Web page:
Rumors swirled of her retirement. Red Panda had, after all, disappeared for almost two full NBA seasons. Niu shuttered herself inside, refusing to leave the house for months, sitting all alone with her swelling depression. At long last, her will finally returned. She began walking the city’s rolling hills, regaining power in her lower body. Niu soon decided she wanted to mount a comeback. GuiZhang wouldn’t be able to critique her effort or focus. She closed her eyes, flashing back nearly 30 years. She exhaled. Once again facing San Francisco on her own, could she rediscover Red Panda as a true solo act?


Four years of success now separate Red Panda from that dark chapter as she wheels to each corner of the Wells Fargo Center court, pleading for more noise. Five bowls, her current max, rest along her shin. Franklin the dog covers his eyes from the opposite baseline. Niu breathes. She envisions the technique, and calmly flips each dish towards the jumbotron. They clink sequentially above her head, the lip of the fifth bowl slightly ajar. Back in her locker room, she scores the effort a 95. She landed the final rep, but it was not pristine, even if the only eye that could detect such an imperfection is no longer with her. “It’s so weird. Every time I think about him before I perform or after,” Niu says. “Especially after he passed away, it seems like I reflect even more. There are some things that I remember so clear that he taught me.”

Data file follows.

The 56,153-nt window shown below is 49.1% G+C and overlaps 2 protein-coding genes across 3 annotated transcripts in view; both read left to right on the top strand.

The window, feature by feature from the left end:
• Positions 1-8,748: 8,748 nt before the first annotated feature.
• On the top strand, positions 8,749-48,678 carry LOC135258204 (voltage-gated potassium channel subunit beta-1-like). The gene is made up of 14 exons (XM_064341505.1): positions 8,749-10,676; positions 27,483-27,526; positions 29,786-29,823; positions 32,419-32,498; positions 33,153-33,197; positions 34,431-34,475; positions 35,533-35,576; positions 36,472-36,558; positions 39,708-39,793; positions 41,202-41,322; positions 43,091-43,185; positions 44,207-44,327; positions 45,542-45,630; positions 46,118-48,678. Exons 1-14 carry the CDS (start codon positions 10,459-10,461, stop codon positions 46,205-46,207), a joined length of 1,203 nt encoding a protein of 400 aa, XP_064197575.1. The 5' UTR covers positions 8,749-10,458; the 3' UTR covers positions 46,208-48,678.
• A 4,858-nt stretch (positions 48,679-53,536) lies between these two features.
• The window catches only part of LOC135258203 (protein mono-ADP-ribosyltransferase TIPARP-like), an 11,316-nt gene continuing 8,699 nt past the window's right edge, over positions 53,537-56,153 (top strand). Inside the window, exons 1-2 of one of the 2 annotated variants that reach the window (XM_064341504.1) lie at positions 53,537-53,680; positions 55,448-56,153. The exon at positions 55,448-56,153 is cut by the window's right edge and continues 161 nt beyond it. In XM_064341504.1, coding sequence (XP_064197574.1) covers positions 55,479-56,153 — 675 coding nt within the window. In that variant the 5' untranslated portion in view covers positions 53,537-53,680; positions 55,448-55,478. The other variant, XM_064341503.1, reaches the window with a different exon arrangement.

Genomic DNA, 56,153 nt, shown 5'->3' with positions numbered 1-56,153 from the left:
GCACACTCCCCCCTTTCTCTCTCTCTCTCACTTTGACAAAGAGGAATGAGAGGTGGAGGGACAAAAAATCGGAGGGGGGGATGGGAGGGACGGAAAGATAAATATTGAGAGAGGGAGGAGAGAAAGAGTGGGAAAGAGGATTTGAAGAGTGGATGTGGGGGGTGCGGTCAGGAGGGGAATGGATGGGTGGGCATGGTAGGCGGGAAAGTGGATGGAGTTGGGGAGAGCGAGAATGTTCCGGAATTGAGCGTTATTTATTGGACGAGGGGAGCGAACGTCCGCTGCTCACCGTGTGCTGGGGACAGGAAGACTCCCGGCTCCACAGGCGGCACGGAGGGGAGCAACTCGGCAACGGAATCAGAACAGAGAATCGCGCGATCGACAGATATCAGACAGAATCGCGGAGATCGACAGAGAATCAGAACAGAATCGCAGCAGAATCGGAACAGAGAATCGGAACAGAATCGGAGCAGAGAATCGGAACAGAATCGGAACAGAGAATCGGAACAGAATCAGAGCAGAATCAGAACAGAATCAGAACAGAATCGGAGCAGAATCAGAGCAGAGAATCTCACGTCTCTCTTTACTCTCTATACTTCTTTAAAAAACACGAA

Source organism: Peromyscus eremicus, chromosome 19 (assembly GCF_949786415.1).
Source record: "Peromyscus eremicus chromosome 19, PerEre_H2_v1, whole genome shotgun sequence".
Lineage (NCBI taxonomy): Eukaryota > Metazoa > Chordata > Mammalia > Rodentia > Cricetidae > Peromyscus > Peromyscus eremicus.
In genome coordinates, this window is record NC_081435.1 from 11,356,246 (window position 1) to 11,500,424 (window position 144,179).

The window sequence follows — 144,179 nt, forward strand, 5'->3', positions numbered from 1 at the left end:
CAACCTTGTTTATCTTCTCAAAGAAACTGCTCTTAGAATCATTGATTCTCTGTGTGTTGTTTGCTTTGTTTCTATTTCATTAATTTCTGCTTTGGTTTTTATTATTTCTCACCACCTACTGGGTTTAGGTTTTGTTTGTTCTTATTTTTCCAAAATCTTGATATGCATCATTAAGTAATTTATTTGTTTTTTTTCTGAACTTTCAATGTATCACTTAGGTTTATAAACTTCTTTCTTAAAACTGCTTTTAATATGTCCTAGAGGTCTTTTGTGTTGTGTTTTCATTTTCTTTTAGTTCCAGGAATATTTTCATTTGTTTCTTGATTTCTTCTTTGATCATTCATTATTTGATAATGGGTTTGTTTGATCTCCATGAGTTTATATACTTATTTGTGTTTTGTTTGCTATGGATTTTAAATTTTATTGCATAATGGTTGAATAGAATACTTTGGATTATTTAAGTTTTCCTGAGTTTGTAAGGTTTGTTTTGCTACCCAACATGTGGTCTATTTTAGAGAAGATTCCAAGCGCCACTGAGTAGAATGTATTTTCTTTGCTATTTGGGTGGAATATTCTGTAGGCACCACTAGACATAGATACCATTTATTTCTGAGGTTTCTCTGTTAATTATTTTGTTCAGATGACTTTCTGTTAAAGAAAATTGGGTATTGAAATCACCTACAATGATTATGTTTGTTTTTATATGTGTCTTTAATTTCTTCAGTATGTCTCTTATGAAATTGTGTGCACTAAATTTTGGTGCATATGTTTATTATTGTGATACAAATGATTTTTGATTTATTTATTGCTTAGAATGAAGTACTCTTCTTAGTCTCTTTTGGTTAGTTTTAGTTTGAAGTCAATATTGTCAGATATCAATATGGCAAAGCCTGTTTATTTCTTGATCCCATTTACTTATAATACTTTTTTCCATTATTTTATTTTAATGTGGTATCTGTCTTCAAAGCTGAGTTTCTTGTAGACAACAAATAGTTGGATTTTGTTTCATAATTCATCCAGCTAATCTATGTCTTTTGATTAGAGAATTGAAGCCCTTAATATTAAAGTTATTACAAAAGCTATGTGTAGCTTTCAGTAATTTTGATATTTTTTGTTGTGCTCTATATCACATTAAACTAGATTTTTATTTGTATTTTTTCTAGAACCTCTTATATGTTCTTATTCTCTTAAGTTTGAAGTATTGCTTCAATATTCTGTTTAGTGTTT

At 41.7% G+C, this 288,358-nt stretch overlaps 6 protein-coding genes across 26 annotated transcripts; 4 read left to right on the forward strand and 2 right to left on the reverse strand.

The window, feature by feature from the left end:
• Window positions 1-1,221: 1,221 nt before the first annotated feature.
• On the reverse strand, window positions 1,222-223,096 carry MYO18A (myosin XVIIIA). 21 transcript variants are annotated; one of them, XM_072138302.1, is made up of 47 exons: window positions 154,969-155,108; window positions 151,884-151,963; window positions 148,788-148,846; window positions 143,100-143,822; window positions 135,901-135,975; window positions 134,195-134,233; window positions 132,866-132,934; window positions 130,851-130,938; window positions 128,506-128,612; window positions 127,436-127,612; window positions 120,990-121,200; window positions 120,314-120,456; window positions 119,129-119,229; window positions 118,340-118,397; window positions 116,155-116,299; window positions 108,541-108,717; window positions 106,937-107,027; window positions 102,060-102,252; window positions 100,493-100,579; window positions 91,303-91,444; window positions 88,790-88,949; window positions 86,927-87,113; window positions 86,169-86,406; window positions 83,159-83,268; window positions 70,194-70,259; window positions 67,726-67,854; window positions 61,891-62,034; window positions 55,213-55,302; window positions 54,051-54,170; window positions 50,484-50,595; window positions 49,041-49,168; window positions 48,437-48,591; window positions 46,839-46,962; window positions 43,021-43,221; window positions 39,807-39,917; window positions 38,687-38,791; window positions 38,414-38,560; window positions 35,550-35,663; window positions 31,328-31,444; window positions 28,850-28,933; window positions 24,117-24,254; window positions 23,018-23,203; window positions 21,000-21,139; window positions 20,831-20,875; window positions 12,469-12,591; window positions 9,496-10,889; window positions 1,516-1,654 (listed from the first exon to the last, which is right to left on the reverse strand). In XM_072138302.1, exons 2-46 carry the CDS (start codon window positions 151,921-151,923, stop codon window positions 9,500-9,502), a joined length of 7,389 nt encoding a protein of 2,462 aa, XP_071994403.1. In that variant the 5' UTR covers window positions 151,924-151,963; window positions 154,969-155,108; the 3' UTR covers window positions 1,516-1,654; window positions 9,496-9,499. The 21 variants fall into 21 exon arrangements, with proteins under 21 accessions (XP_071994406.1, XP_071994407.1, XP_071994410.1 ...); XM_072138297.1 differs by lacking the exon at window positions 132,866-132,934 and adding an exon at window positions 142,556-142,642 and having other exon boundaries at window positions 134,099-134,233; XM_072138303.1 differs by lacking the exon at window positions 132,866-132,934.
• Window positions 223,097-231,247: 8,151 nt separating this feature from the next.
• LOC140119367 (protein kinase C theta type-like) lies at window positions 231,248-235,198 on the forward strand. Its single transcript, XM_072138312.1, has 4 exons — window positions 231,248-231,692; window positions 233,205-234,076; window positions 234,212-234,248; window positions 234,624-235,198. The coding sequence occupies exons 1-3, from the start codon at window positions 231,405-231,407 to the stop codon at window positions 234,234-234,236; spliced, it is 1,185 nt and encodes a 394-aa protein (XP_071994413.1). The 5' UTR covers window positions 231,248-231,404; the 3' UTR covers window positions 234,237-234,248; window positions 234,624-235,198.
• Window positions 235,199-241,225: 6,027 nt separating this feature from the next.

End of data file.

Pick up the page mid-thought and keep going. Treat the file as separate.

When Niu first traveled, she would phone Taiyuan when unsure of the proper steps to reconstructing the unicycle. Approaching 50 years old, she lugs the entirety of her equipment in two rolling suitcases, each marked in sharpie with a giant R. If she didn’t separate her materials, one bag would weigh far more than the 50-pound limit for checked baggage. Giant memory foam cushions coat her luggage. She blankets each intricate piece of the bike in a travel wrap. The wheels under one of her trunks no longer function. Each season routinely requires several replacement bags. “The airlines break them,” Niu says. She has cancelled countless performances due to missing luggage and flight delays. Once, TSA unzipped her belongings and she lost invaluable tools. Niu only knows how to label in Mandarin, and where to purchase in China. She’s learned better, and now ties her collection of wrenches together with sturdy string.